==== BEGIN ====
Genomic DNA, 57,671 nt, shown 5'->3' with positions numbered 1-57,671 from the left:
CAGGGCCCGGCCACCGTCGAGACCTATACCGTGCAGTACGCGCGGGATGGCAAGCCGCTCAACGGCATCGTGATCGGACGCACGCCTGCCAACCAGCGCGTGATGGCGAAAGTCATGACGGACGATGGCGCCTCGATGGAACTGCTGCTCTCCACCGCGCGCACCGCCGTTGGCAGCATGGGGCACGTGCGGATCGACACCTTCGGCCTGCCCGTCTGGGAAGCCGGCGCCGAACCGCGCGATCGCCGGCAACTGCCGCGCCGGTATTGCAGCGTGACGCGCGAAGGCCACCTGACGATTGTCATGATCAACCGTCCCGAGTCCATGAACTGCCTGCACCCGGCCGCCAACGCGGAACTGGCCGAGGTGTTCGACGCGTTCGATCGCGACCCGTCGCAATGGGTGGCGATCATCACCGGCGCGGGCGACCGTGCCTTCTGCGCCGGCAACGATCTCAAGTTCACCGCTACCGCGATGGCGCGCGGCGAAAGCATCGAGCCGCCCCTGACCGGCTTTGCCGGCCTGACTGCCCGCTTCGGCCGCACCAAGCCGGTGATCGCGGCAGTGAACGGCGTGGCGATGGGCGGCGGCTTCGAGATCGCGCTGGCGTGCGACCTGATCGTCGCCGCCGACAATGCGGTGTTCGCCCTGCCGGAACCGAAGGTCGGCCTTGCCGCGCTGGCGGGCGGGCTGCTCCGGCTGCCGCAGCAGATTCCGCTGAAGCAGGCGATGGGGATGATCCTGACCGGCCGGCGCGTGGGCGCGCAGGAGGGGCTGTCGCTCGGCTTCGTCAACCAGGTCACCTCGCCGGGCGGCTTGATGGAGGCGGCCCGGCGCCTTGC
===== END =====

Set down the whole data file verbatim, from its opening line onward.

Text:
Genomic DNA, 57,671 nt, shown 5'->3' with positions numbered 1-57,671 from the left:
CAGGGCCCGGCCACCGTCGAGACCTATACCGTGCAGTACGCGCGGGATGGCAAGCCGCTCAACGGCATCGTGATCGGACGCACGCCTGCCAACCAGCGCGTGATGGCGAAAGTCATGACGGACGATGGCGCCTCGATGGAACTGCTGCTCTCCACCGCGCGCACCGCCGTTGGCAGCATGGGGCACGTGCGGATCGACACCTTCGGCCTGCCCGTCTGGGAAGCCGGCGCCGAACCGCGCGATCGCCGGCAACTGCCGCGCCGGTATTGCAGCGTGACGCGCGAAGGCCACCTGACGATTGTCATGATCAACCGTCCCGAGTCCATGAACTGCCTGCACCCGGCCGCCAACGCGGAACTGGCCGAGGTGTTCGACGCGTTCGATCGCGACCCGTCGCAATGGGTGGCGATCATCACCGGCGCGGGCGACCGTGCCTTCTGCGCCGGCAACGATCTCAAGTTCACCGCTACCGCGATGGCGCGCGGCGAAAGCATCGAGCCGCCCCTGACCGGCTTTGCCGGCCTGACTGCCCGCTTCGGCCGCACCAAGCCGGTGATCGCGGCAGTGAACGGCGTGGCGATGGGCGGCGGCTTCGAGATCGCGCTGGCGTGCGACCTGATCGTCGCCGCCGACAATGCGGTGTTCGCCCTGCCGGAACCGAAGGTCGGCCTTGCCGCGCTGGCGGGCGGGCTGCTCCGGCTGCCGCAGCAGATTCCGCTGAAGCAGGCGATGGGGATGATCCTGACCGGCCGGCGCGTGGGCGCGCAGGAGGGGCTGTCGCTCGGCTTCGTCAACCAGGTCACCTCGCCGGGCGGCTTGATGGAGGCGGCCCGGCGCCTTGC